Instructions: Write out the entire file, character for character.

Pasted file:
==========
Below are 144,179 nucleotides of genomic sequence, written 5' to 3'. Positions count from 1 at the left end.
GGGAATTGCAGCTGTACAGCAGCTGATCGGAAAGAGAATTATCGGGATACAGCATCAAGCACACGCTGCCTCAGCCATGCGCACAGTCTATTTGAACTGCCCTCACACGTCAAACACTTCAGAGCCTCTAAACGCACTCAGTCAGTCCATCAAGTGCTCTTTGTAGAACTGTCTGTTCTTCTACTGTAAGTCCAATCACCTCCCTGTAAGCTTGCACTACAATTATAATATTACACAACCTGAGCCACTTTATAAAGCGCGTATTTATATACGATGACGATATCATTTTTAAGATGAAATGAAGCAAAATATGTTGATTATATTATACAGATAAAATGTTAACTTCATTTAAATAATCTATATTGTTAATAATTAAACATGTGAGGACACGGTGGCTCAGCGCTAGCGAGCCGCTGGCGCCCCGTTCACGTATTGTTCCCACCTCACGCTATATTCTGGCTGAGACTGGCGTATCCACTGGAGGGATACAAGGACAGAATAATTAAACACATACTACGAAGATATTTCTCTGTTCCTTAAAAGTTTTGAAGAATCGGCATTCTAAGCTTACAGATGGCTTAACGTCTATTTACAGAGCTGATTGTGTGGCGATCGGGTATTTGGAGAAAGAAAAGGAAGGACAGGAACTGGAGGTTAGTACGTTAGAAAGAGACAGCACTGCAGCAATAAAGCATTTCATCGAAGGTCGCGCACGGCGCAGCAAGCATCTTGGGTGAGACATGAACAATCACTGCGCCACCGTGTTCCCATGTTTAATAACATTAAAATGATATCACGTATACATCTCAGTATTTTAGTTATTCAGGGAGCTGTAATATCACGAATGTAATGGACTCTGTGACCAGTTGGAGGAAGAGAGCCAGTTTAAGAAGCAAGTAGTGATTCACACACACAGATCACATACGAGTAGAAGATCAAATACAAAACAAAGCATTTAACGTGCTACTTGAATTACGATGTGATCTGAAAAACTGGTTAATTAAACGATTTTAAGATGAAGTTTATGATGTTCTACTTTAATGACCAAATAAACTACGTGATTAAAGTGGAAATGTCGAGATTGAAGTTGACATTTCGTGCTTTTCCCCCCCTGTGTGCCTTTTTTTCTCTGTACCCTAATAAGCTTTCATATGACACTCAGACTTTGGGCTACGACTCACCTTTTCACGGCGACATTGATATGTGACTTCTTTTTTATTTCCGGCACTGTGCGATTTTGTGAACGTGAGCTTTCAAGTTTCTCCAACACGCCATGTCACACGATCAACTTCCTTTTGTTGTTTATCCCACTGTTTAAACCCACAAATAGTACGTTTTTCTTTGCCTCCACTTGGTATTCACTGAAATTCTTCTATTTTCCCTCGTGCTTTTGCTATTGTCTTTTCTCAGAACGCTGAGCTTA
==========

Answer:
Below are 144,179 nucleotides of genomic sequence, written 5' to 3'. Positions count from 1 at the left end.
GGGAATTGCAGCTGTACAGCAGCTGATCGGAAAGAGAATTATCGGGATACAGCATCAAGCACACGCTGCCTCAGCCATGCGCACAGTCTATTTGAACTGCCCTCACACGTCAAACACTTCAGAGCCTCTAAACGCACTCAGTCAGTCCATCAAGTGCTCTTTGTAGAACTGTCTGTTCTTCTACTGTAAGTCCAATCACCTCCCTGTAAGCTTGCACTACAATTATAATATTACACAACCTGAGCCACTTTATAAAGCGCGTATTTATATACGATGACGATATCATTTTTAAGATGAAATGAAGCAAAATATGTTGATTATATTATACAGATAAAATGTTAACTTCATTTAAATAATCTATATTGTTAATAATTAAACATGTGAGGACACGGTGGCTCAGCGCTAGCGAGCCGCTGGCGCCCCGTTCACGTATTGTTCCCACCTCACGCTATATTCTGGCTGAGACTGGCGTATCCACTGGAGGGATACAAGGACAGAATAATTAAACACATACTACGAAGATATTTCTCTGTTCCTTAAAAGTTTTGAAGAATCGGCATTCTAAGCTTACAGATGGCTTAACGTCTATTTACAGAGCTGATTGTGTGGCGATCGGGTATTTGGAGAAAGAAAAGGAAGGACAGGAACTGGAGGTTAGTACGTTAGAAAGAGACAGCACTGCAGCAATAAAGCATTTCATCGAAGGTCGCGCACGGCGCAGCAAGCATCTTGGGTGAGACATGAACAATCACTGCGCCACCGTGTTCCCATGTTTAATAACATTAAAATGATATCACGTATACATCTCAGTATTTTAGTTATTCAGGGAGCTGTAATATCACGAATGTAATGGACTCTGTGACCAGTTGGAGGAAGAGAGCCAGTTTAAGAAGCAAGTAGTGATTCACACACACAGATCACATACGAGTAGAAGATCAAATACAAAACAAAGCATTTAACGTGCTACTTGAATTACGATGTGATCTGAAAAACTGGTTAATTAAACGATTTTAAGATGAAGTTTATGATGTTCTACTTTAATGACCAAATAAACTACGTGATTAAAGTGGAAATGTCGAGATTGAAGTTGACATTTCGTGCTTTTCCCCCCCTGTGTGCCTTTTTTTCTCTGTACCCTAATAAGCTTTCATATGACACTCAGACTTTGGGCTACGACTCACCTTTTCACGGCGACATTGATATGTGACTTCTTTTTTATTTCCGGCACTGTGCGATTTTGTGAACGTGAGCTTTCAAGTTTCTCCAACACGCCATGTCACACGATCAACTTCCTTTTGTTGTTTATCCCACTGTTTAAACCCACAAATAGTACGTTTTTCTTTGCCTCCACTTGGTATTCACTGAAATTCTTCTATTTTCCCTCGTGCTTTTGCTATTGTCTTTTCTCAGAACGCTGAGCTTA